An official website of the United States government
Here's how you know
A .mil website belongs to an official U.S. Department of Defense organization in the United States.
A lock (lock ) or https:// means you’ve safely connected to the .mil website. Share sensitive information only on official, secure websites.

Luke | Training Exercise Road RAPTER

  • Published
  • By Airman 1st Class Elias Carrero
  • 56th Fighter Wing Public Affairs

The 56th Fighter Wing Explosive Ordnance Disposal team hosted Road RAPTER, a training exercise focused on the proper handling of weapons of mass destruction September 5-7, 2023, at Luke Air Force Base, Arizona.

Road RAPTER or Radiological Assistance Program Training for Emergency Response, was spearheaded by Luke AFB’s EOD unit, the Phoenix Regional Render Safe Team, and the Radiological Assistance Program.

“There were three organizations and roughly 50 people involved with this event,” said Senior Airman Jacob Turcotte, 56th Civil Engineer Squadron explosive ordnance disposal technician. “We brought the Phoenix RRST and RAP here because in a real-world scenario, these are the organizations we would be working with to render safe a WMD.”

The Department of Energy’s RAP leverages the knowledge of nuclear scientists, engineers and technicians from national laboratories and sites all across the country to assist the public with radiological incidents such as radiological accidents, searching for lost or stolen radiological sources, and community preparedness.

Additionally, the Phoenix RRST is made up of Federal Bureau of Investigation agents, Bomb Technicians assigned to the Phoenix Police Department, Glendale PD, Mesa PD, Tempe PD, Maricopa County Sheriff's Office, Phoenix Fire Department and Arizona Department of Public Safety. They train monthly and also partner with DOE and DOD agencies regularly.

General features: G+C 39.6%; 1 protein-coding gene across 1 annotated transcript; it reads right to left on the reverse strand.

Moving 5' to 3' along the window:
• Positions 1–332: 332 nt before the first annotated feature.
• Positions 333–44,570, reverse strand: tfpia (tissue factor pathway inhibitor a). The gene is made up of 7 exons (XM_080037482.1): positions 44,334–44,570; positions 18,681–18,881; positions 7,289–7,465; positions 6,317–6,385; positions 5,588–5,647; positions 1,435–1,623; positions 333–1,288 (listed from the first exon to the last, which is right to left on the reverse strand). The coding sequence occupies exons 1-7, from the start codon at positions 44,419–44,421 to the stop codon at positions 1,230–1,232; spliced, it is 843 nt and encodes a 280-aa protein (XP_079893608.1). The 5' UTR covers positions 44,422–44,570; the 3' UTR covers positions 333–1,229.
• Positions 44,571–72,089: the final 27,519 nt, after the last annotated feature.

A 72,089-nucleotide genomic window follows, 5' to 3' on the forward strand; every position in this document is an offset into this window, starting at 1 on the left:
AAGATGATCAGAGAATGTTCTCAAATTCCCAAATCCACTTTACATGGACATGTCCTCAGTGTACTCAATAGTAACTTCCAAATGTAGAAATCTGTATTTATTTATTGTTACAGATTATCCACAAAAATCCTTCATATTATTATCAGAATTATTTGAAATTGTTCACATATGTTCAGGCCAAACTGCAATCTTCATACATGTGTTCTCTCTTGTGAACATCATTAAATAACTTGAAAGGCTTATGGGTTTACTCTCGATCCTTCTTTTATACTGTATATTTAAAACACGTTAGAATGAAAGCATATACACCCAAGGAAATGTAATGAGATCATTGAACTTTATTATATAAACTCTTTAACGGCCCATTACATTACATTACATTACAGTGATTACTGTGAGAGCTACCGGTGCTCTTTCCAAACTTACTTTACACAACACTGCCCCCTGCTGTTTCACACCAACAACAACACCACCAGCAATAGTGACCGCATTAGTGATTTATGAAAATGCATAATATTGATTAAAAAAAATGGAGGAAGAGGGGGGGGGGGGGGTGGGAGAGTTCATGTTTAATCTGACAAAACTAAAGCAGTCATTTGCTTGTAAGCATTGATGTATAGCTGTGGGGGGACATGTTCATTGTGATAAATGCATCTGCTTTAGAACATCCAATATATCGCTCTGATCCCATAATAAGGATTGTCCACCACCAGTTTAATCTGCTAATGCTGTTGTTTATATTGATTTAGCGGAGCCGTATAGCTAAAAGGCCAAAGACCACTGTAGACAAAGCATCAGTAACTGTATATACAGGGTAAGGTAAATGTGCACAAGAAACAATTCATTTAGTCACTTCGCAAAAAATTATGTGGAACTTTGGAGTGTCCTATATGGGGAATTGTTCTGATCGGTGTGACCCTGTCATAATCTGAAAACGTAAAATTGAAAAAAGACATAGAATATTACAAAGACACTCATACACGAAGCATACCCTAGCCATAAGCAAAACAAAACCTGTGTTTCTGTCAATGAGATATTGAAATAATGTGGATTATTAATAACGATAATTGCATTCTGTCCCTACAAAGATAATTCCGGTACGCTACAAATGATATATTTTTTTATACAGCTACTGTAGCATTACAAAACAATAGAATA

“This training is extremely beneficial for all organizations involved,” said Turcotte. “It gives us the opportunity to share different tactics and techniques, essentially adding tools to our toolbox so we will be fully prepared in a real-world scenario.”

The full training took three days, the first two days were classroom time lead by the RAP team, who provided the training aids and study materials for Road RAPTER.

“RAP works to standardize training for various response organizations,” said Dr. Jose Trevino, RAP Region 4 outreach coordinator. “Our goal is to have all participants in our trainings, like the 56th EOD team members, develop a better working knowledge of the radiation hazards that they might encounter while out on a mission so that they can respond in a safe and effective manner when out in the field.”

RAP also provided the study materials and training aids used on the final day of training, a WMD response exercise lead by the Phenix RRST and Luke EOD teams.

“This training alongside our Air Force EOD counterparts demonstrates how a critical incident response requires effort from multiple government agencies,” said Taylor Biggs, FBI Phoenix special agent. “The Phoenix RRST bomb techs receive data from EOD that enables them to conduct a proper assessment of the threat and direct all bomb techs on scene in executing advanced procedures to deal with a WMD.”

WMD response is part of Luke EOD’s nine mission sets. While real world calls for this mission set are scarce, the skills are perishable. It is only through training that Airmen in all career fields stay ready to competently carry out their responsibilities when duty calls. Training like this helps Luke Airmen and local partners advance and hone their skills to prepare to win tomorrow’s fight.